Leagues of Adventure

[Gaming 101] Games to Start With Part 4: Alternate History and Pulp

Right, I know I said I’d do Alternate History and Pulp today. Then I realized what kind of trouble I got myself into. There’s an awful lot of this stuff out there right now! Okay, so no preamble, let’s just do this:

Hollow Earth Expedition from Exile Games
Fast, pulpy fun matched with an easy to grasp system that can use any size of die makes Hollow Earth Expedition (or HEX) a definite crowd pleaser. Add some top-notch art, compelling plot hooks for a hollow earth campaign and all sorts of crazy threats from Dinosaurs to Nazis to tribes of cannibals, the game practically runs itself. Add the fact that the supplements and expansions for the game are all aimed at targeting all other forms of pulp (Secrets of the Surface World covers urban pulp, for example) and an upcoming expansion set in MARS, what’s not to love about this game?

All For One: Regime Diabolique from Triple Ace Games
Musketeers fighting the forces of Hell itself! Swashbuckling action against the threats of the supernatural! Add a well-researched history and a very strong series of supplements to fill out everything from War to Fashion, this game presents itself extremely well and has a freeform magic system that is quick and easy to learn without having to trawl through massive spell lists. Imaginative and unique, All For One: Regime Diabolique also uses the Ubiquity system from Hollow Earth Expedition, but for fans of Savage Worlds, they’ve just recently released a version for that rule set as well.

Leagues of Adventure from Triple Ace Games
Another Ubiquity system game, Leagues of Adventure takes the Triple Ace Games level of research to pulling off steampunk and mashing it up with the adventure-seeking high of the pulps. Fans of the League of Extraordinary Gentlemen will find themselves right at home in this game, with strange devices, mysterious ruins and the call of adventure. Go out and heed the call for adventure!

Dark Harvest: Legacy of Frankenstein from Iain Lowson
Perhaps one of the creepiest alternate history games I’ve ever had the good fortune to read, Dark Harvest: Legacy of Frankenstein is a dystopian steampunk setting where Dr. Victor Frankenstein uses his discoveries to establish his nation of Promethea. Commoners huddle away from the Dark Harvest, while the decadent nobility harvest body parts to live forever. Take up arms as part of the resistance, and fight the good fight in hopes for a brighter tomorrow.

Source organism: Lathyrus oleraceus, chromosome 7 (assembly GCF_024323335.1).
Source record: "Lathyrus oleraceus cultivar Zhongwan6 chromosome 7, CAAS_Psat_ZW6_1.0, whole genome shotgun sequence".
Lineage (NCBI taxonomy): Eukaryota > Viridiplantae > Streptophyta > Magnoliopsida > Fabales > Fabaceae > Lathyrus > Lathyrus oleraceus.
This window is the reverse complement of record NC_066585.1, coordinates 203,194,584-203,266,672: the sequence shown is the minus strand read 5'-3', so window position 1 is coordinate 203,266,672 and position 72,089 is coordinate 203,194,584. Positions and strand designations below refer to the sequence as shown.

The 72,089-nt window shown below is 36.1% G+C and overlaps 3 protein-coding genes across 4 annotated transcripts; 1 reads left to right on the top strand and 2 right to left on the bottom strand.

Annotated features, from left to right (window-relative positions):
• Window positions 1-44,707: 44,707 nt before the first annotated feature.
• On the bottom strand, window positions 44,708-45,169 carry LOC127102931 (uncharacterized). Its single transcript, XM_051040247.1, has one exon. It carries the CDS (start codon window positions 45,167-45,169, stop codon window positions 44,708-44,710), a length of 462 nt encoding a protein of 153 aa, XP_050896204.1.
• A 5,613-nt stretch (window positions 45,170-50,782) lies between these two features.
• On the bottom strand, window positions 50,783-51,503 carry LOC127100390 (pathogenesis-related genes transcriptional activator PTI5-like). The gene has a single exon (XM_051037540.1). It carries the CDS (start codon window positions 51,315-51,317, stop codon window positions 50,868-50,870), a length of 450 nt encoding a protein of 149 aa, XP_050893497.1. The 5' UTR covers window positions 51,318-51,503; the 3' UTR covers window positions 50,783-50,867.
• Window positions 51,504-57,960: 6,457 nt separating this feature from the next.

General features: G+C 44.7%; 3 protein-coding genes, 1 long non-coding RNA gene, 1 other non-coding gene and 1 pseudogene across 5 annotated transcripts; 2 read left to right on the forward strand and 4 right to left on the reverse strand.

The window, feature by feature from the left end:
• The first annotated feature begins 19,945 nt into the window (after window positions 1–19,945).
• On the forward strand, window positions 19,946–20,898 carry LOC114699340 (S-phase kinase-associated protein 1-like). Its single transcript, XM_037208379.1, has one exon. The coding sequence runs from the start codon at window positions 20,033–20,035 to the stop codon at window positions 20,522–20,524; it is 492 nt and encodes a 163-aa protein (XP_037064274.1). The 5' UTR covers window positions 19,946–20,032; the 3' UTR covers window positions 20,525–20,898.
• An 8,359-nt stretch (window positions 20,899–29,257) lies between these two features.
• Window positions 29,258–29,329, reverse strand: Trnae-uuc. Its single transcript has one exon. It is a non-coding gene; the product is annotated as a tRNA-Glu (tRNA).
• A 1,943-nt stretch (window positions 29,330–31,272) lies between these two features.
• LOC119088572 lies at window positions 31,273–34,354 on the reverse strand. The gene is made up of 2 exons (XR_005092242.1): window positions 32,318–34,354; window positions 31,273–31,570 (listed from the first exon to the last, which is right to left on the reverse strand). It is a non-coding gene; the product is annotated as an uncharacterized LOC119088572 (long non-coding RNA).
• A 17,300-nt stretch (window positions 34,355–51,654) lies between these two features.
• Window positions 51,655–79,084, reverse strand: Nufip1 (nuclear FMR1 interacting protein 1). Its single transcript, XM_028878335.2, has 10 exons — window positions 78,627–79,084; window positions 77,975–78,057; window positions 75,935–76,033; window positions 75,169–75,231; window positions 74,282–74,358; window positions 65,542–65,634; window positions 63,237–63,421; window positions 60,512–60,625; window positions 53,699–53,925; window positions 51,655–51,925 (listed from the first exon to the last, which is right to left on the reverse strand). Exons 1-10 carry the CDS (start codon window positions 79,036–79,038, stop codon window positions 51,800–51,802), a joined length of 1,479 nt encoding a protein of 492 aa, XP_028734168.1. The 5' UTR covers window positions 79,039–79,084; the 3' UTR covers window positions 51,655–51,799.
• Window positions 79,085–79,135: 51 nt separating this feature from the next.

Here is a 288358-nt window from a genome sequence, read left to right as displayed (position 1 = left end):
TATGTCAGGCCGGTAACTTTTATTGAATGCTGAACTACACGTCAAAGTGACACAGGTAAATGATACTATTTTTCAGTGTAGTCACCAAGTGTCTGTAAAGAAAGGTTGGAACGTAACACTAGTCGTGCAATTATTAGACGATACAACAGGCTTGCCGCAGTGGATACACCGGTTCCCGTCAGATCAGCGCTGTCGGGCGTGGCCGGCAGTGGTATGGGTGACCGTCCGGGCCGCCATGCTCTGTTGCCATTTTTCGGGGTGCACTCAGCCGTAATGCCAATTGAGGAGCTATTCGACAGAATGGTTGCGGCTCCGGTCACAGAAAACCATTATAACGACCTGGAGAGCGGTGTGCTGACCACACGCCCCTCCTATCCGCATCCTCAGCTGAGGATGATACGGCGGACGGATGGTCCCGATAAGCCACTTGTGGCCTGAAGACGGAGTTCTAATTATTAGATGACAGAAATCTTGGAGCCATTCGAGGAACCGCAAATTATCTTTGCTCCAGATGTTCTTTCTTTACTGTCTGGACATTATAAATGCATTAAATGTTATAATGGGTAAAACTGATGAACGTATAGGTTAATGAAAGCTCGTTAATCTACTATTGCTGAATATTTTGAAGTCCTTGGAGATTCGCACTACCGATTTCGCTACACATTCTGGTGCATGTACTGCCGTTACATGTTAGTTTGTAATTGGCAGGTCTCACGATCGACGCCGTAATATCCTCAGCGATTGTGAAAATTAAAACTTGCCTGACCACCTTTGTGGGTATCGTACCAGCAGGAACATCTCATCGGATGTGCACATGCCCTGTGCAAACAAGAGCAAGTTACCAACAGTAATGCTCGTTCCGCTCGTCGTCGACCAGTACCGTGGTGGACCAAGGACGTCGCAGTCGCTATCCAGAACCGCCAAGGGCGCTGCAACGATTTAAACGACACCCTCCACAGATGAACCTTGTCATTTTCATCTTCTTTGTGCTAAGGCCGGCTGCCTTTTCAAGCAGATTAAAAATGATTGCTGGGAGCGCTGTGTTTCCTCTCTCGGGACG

Qin: the Warring States from Cubicle 7
I’m actually reading this book right now, and I have to say that it’s a blast to read. Low-powered wuxia action in a time before the Three Kingdoms Era, with plenty of room for adventure and kung fu action. If you’re interested in following along, just check out my Let’s Study articles.

Yggdrasill from Cubicle 7
Here’s another favorite of mine. Well researched and carefully presented, Yggdrasill gives an awesome look at the Scandian lands and the lives of the Norsemen Heroes that live there. Politics (?!) Magic, and Frost Giants abound, leaving players with more than a number of different avenues to get into trouble.

Spirit of the Century from Evil Hat Productions
These days I can’t mention Pulp without mentioning SotC lest the FATE fans cry foul. :p Seriously though, I’ve heard a lot of good things about this game, and I’m just waiting for someone to run it for me and show me the error of my heathen ways.

Deadlands Reloaded! from Pinnacle Entertainment Group
Welcome to the Weird West. If you’re even remotely interested in Westerns, grab this game (and the Marshall’s guide too.) Deadlands is one of the longer running game lines and is one of the most loved horror-western settings around. Strange card-slinging hucksters and eagle-eyed sharpshooters are just two of the kinds of characters you can play, not to mention miracle wielding preachers and Ghostrock-powered weird gadgetry!

This is by no means exhaustive, and I’m pretty sure I’ve missed more than a few titles here, but I think this is a good enough place to start if you’re looking for adventure and pulps. At this point I’m still thinking of what other areas to cover… anyone got suggestions? Just add them on the comments below!

If you’re interested in picking up any of these in hardcover, you can order them directly from Gaming Library.

To place an order, please go to Gaming Library’s special order express page : http://www.gaminglib.com/pages/special-order-express-page

Take note that placing an order there doesn’t mean you’re committed, rather the Gaming Library team will be giving a quote and you can now choose whether to push through with the purchase or not.

[Review] Leagues of Adventure Core Rules by Triple Ace Games

There’s something about Victorian Adventure that tickles my fancy something fierce. I’ve always been a fan of Pulp, but there’s a certain romantic charm to the less informed and yet remarkably optimistic outlook of the adventurers of an earlier era that not too many games pay attention to.